Heh, heh… good evening, Kiddies! I see it’s time for me to give you another spine-tingling post here on Psychobabble, and today’s chiller is no less than ten of the most horrid hunks of horror to appear in Entertaining Comics’ Tales from the Crypt magazine! And when I say Tales from the Crypt, I mean Tales from the Crypt, and not The Haunt of Fear or The Vault of Horror, because…well… I haven’t read all of those comics yet! So while favorites like “…And All Through the House…” and “A Grim Fairy Tale!” may be missing from this list, I’m sure you’ll agree the following stories earn the terrible title… Psychobabble’s Ten Most Terrifying Tales from the Crypt Comics!
1. The Living Corpse (Tales from the Crypt #18; artist: Wally Wood)
Its first tale to really nail both story and art reared its hideous head in just the second issue of Tales from the Crypt (never mind the kooky numbering system…issue 18 is really issue 2). Despite its unimaginative title, “The Living Corpse” establishes a strong mystery (why do these damn corpses keep coming to life and sprinting from the local morgue?) and resolves it with a clever series of twists. Though “The Living Corpse” isn’t a supernatural tale in the end, Wally Wood’s hallucinatory depictions of the morgue attendant’s fears are as nightmarish as anything in any zombie story.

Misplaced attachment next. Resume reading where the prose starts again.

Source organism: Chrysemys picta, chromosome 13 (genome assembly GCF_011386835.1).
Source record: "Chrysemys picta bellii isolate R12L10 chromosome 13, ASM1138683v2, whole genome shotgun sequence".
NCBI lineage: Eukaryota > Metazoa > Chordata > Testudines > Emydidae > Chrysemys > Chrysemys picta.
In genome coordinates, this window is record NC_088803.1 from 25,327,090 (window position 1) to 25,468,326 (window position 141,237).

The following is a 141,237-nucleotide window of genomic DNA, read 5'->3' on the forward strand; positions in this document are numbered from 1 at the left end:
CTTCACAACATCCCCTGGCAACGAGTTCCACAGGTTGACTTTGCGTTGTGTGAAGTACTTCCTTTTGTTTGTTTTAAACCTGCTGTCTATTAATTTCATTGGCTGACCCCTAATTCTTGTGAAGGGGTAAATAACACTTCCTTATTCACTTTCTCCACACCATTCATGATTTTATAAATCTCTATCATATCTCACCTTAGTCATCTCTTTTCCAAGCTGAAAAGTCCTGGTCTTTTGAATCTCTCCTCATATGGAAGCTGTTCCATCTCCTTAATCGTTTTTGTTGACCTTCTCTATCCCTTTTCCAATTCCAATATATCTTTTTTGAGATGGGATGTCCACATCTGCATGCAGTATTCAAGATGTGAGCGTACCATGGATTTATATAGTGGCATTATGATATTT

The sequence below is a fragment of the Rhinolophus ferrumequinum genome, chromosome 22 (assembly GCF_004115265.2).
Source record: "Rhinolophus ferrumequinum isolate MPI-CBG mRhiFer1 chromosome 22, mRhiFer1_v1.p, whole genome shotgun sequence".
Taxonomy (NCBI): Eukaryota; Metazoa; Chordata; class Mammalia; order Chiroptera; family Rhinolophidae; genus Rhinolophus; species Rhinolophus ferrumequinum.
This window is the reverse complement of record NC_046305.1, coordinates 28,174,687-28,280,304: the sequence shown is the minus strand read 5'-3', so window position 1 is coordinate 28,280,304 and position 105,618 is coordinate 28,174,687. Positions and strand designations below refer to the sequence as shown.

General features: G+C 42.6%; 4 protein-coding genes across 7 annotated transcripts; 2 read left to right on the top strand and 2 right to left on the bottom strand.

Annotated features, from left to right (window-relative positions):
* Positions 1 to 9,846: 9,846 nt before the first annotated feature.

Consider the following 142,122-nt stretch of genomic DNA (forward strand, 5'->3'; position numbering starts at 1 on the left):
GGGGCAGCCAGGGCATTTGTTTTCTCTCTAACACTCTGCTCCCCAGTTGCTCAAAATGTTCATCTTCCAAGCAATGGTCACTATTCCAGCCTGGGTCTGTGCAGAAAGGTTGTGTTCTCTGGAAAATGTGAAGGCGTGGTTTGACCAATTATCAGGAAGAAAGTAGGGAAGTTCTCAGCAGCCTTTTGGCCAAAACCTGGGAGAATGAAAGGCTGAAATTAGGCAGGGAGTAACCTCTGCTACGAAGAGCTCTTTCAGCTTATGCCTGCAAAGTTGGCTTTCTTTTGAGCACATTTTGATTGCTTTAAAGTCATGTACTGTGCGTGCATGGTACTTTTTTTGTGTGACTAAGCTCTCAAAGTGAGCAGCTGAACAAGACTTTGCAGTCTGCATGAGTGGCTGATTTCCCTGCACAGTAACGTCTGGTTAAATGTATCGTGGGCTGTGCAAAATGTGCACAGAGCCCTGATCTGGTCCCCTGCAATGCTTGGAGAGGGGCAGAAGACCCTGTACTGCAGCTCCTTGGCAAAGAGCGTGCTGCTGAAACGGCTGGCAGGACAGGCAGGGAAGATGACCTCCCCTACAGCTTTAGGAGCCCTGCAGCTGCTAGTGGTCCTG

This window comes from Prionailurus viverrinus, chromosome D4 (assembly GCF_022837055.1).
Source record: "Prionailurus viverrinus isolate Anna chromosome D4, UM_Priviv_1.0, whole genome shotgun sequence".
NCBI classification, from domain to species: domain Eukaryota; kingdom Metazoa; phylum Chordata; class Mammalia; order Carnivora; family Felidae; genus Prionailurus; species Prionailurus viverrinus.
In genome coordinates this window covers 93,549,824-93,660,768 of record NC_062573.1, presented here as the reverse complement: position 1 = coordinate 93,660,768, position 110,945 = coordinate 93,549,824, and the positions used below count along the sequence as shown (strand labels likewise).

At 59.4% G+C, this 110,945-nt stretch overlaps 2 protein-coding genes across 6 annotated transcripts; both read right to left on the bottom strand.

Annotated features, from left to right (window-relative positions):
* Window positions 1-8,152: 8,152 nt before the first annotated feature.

2. Reflection of Death! (Tales from the Crypt #23; artist: Al Feldstein)
E.C.’s crypt keepers loved to pull the gimmick of placing you in the story with second-person narration. This gimmick was never used to more purposeful effect than in “Reflection of Death!”, in which you walk away from a car crash only to have everyone who sees you completely freak out? Why? Well, let’s just say that the Return of the Living Dead makeup crew must have drawn a lot of inspiration from Al Feldstein’s artwork when creating the Tar Man. Plus, the title panel monster mash illustration is fab!
3. Drawn and Quartered! (Tales from the Crypt #26; artist: Jack Davis)
A dose of voodoo causes everything that happens to an artist’s paintings to happen to the things his paintings depict. A horrible and classically ironic revenge plot ensues as the artist works overtime painting everyone who’s ever wronged him. What may be the cleverest of all E.C. horror stories is matched with Jack Davis’s signature goopy artwork.
4. The Ventriloquist’s Dummy! (Tales from the Crypt #28; artist: Graham Ingles)
Although the evil dummy trope has been done to death by now, it had only really been tackled once in the British portmanteau film Dead of Night before “The Ventriloquist’s Dummy!” Maybe that’s why this story so avoids the clichés of this type of story. Instead of the usual “dummy become outlet for ventriloquist’s madness” tale, we get a crazy conjoined twin one. The classic “Tales from the Crypt” episode this comic inspired diluted the horror with comedy. The comic is all horrific, and “Ghastly” Graham Ingles’s art makes good on his nickname.